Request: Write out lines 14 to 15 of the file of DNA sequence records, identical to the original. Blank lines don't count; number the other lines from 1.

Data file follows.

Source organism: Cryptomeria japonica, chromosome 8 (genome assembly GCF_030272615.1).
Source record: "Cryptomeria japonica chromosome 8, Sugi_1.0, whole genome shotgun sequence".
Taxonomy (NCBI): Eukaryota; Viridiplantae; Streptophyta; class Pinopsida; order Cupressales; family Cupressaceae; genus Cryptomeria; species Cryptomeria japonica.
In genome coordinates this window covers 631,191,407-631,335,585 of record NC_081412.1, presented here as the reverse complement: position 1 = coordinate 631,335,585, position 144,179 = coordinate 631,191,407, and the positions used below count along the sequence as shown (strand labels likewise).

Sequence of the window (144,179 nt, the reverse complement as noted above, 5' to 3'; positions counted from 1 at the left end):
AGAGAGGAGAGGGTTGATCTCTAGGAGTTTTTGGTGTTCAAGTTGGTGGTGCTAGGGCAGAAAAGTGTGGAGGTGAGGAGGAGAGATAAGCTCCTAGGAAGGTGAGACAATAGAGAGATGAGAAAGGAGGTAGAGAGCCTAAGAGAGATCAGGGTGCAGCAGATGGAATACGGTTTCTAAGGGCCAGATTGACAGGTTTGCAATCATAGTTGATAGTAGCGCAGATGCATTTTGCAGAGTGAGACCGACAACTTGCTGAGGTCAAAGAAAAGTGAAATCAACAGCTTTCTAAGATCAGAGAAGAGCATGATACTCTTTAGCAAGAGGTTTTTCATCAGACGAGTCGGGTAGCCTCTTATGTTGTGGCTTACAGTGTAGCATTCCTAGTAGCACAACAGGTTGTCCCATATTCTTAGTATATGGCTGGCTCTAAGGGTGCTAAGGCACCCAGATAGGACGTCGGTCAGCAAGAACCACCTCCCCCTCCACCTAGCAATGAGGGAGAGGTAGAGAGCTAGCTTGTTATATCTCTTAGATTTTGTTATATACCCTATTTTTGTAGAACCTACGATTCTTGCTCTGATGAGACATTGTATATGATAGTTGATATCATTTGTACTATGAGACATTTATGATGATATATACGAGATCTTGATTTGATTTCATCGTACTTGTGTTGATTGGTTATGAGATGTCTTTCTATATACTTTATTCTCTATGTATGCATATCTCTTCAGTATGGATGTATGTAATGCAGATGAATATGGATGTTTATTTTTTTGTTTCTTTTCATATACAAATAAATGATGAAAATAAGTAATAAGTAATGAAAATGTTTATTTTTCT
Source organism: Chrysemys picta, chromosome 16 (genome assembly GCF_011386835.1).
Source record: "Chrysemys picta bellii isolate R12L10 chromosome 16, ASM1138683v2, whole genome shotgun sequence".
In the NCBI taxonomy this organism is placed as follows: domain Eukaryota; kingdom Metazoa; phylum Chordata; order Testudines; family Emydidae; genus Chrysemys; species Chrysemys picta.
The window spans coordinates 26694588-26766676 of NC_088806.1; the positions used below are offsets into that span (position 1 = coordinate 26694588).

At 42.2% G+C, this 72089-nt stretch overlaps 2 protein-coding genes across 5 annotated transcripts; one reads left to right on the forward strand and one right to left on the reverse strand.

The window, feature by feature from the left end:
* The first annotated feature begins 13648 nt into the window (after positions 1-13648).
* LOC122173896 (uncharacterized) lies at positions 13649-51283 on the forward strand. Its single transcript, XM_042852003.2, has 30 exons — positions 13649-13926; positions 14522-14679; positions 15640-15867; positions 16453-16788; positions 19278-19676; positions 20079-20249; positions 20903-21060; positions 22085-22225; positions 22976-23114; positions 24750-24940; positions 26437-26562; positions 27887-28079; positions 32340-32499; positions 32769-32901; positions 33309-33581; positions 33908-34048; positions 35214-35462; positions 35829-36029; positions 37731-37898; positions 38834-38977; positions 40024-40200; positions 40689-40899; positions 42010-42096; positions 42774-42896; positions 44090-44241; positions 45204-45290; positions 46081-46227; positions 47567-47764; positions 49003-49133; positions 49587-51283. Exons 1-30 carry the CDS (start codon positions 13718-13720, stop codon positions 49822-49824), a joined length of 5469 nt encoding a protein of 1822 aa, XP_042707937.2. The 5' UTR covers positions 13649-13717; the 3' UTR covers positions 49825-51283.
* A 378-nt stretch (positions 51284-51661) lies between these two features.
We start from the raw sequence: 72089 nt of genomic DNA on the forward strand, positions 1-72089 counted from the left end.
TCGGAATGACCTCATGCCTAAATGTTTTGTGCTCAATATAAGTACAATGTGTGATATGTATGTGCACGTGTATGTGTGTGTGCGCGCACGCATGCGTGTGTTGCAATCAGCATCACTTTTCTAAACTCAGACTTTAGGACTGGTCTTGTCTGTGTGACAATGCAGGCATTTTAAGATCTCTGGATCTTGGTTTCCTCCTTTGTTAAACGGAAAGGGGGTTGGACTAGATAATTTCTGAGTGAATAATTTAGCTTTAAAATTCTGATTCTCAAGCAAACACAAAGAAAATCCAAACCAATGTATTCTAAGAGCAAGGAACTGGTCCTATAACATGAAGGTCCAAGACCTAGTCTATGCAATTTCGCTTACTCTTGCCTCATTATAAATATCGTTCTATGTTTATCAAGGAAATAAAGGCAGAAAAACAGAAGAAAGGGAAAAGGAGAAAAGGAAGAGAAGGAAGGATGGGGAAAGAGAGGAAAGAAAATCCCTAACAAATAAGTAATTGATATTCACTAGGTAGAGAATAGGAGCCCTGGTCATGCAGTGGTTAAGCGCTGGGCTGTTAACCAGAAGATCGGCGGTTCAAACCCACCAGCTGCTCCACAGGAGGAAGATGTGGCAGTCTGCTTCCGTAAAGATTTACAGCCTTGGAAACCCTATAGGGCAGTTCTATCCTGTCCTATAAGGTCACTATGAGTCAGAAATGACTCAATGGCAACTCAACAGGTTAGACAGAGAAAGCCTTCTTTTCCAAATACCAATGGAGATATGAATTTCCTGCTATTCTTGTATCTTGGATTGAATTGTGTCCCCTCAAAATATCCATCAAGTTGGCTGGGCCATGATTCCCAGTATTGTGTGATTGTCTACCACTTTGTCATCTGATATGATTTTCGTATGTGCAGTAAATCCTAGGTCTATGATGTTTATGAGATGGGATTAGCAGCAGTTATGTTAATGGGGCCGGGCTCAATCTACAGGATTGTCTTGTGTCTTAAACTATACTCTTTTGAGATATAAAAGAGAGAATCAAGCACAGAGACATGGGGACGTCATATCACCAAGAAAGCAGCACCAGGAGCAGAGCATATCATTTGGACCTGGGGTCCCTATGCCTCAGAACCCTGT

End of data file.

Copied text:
* LOC122173896 (uncharacterized) lies at positions 13649-51283 on the forward strand. Its single transcript, XM_042852003.2, has 30 exons — positions 13649-13926; positions 14522-14679; positions 15640-15867; positions 16453-16788; positions 19278-19676; positions 20079-20249; positions 20903-21060; positions 22085-22225; positions 22976-23114; positions 24750-24940; positions 26437-26562; positions 27887-28079; positions 32340-32499; positions 32769-32901; positions 33309-33581; positions 33908-34048; positions 35214-35462; positions 35829-36029; positions 37731-37898; positions 38834-38977; positions 40024-40200; positions 40689-40899; positions 42010-42096; positions 42774-42896; positions 44090-44241; positions 45204-45290; positions 46081-46227; positions 47567-47764; positions 49003-49133; positions 49587-51283. Exons 1-30 carry the CDS (start codon positions 13718-13720, stop codon positions 49822-49824), a joined length of 5469 nt encoding a protein of 1822 aa, XP_042707937.2. The 5' UTR covers positions 13649-13717; the 3' UTR covers positions 49825-51283.
* A 378-nt stretch (positions 51284-51661) lies between these two features.